Herbert Spencer (Derby 27 April 1820 – 8 December 1903) was an English philosopher and sociologist.
Coming from a family of radicals, he was very early interested in political issues. That is why he joined many associations. He became a member of the Anti-Corn Law League, founded by Richard Cobden. Although he became known as a sociologist, he served the profession of a railway engineer.
To write a research paper on Herbert Spencer you should know that collaborating in The Economist, he wrote many great books, including Social Statics (1850), very inspired by the utilitarian Bentham, A Theory of Population (1852), where he challenged catastrophism of Thomas Malthus, or his Principles of Psychology (which he began in 1855). His great work consisted of the development of Principles of Sociology (whose publication was spread from 1876 to 1897).
Throughout his life, Spencer was an enemy of war and the imperialism: that is why he opposed the Spanish-American War of 1898 and tried to establish a League against aggression.
Since 1857, he has defended, in his Progress, its law and causes, an evolutionary philosophy. According to him, evolution is a gradual transition from homogeneous to heterogeneous and inconsistent to consistent. A phenomenon is evolving in the direction of growing differentiation and integration (organization).
Today he is best known for his political essays, they are particularly mentioned by liberal thinkers like Robert Nozick. The philosopher Nietzsche criticized him strongly, in The Gay Science (V, 373), Beyond Good and Evil (VIII, 253), Genealogy of Morals (I, 3, II, 12), Twilight of the Idols (Straying from an “untimely,” 37), and Ecce Homo (Why I am a Destiny, 4). Nietzsche treated him as a “decadent.”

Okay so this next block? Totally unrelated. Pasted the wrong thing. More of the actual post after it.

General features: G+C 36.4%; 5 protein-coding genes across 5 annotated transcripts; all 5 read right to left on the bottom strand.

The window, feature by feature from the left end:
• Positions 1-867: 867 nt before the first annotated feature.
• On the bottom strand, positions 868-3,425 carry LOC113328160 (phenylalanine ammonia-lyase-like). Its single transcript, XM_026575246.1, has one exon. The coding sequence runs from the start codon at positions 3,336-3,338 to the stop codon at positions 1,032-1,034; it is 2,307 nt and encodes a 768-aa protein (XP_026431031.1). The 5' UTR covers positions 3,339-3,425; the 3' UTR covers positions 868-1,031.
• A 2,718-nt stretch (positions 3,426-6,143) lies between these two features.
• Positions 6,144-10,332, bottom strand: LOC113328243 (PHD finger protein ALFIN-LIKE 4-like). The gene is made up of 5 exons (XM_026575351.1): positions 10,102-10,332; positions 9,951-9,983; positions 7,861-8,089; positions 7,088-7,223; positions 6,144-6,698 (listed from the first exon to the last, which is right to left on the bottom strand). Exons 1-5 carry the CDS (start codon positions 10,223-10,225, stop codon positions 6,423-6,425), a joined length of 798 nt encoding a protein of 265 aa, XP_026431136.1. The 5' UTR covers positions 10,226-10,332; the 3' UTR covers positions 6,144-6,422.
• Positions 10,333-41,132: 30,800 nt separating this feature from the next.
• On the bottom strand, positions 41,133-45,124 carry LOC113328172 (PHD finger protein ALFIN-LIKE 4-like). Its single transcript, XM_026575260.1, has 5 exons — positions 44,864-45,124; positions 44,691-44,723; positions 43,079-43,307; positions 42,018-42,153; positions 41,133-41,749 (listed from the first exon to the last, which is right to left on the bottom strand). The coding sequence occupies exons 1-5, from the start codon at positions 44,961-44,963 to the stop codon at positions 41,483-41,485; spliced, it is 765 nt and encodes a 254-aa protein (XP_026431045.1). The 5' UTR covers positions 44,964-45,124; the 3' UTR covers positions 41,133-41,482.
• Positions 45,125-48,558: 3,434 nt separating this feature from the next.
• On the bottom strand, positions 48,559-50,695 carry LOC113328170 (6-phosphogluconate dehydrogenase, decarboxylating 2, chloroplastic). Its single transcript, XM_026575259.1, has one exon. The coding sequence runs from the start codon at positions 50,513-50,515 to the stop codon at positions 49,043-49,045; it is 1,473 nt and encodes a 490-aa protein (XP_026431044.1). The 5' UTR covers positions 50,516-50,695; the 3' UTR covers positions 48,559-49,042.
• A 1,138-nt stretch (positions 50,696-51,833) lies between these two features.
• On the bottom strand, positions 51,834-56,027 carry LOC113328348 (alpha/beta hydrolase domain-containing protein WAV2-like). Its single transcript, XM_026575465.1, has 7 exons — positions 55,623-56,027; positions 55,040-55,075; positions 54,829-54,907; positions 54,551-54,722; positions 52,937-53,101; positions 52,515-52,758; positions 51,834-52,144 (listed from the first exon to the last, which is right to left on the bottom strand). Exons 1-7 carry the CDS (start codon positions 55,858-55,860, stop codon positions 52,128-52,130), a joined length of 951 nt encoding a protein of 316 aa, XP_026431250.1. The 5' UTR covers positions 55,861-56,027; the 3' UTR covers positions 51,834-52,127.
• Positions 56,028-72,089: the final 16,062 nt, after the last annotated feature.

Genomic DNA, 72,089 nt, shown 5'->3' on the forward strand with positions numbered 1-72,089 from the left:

His best-known work is The Right to ignore the State, published in 1850, classic formulation of the right to dispense with the services of the State and, therefore, the right of individual secession when a legitimate government abuses its power.
Spencer was then an advocate of minimal state (therefore reduced strictly to the maintenance of internal and external security, as he explains in his The Proper Sphere of Government in 1842). As John Locke, he defended contractual relations between individuals and government. For him, the government is simply an employee that everyone is free to withdraw, without waiting the rights of others. He, nevertheless, turned gradually to a more classic liberal utilitarian.
Spencer also defends a philosophy of history, according to which, industrial societies (open, dynamic, productive, based on the contract, and individual freedom) gradually supplant military companies (warriors, hierarchical, holistic, fixed, closed on themselves). Finally, the State would itself become an archaic and obsolete item. According to the opinion that develops Yvan Blot in his doctoral thesis, Spencer is considered a minarchiste convinced of the likelihood of a anarcho-capitalist future. Georgi Plekhanov, in his book Anarchism and Socialism, considered him as a bourgeois philosopher and “conservative anarchist.”
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